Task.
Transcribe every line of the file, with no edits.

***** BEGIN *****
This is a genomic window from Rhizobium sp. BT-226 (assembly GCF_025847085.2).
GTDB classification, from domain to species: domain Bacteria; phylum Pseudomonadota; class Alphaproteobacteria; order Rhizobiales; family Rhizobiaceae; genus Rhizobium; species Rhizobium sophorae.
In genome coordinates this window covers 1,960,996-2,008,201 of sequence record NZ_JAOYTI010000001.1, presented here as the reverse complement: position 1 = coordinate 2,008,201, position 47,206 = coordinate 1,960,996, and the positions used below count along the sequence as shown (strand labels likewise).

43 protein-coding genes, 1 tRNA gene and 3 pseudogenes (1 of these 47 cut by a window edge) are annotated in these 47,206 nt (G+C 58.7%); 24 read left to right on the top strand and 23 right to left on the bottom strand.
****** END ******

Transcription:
This is a genomic window from Rhizobium sp. BT-226 (assembly GCF_025847085.2).
GTDB classification, from domain to species: domain Bacteria; phylum Pseudomonadota; class Alphaproteobacteria; order Rhizobiales; family Rhizobiaceae; genus Rhizobium; species Rhizobium sophorae.
In genome coordinates this window covers 1,960,996-2,008,201 of sequence record NZ_JAOYTI010000001.1, presented here as the reverse complement: position 1 = coordinate 2,008,201, position 47,206 = coordinate 1,960,996, and the positions used below count along the sequence as shown (strand labels likewise).

43 protein-coding genes, 1 tRNA gene and 3 pseudogenes (1 of these 47 cut by a window edge) are annotated in these 47,206 nt (G+C 58.7%); 24 read left to right on the top strand and 23 right to left on the bottom strand.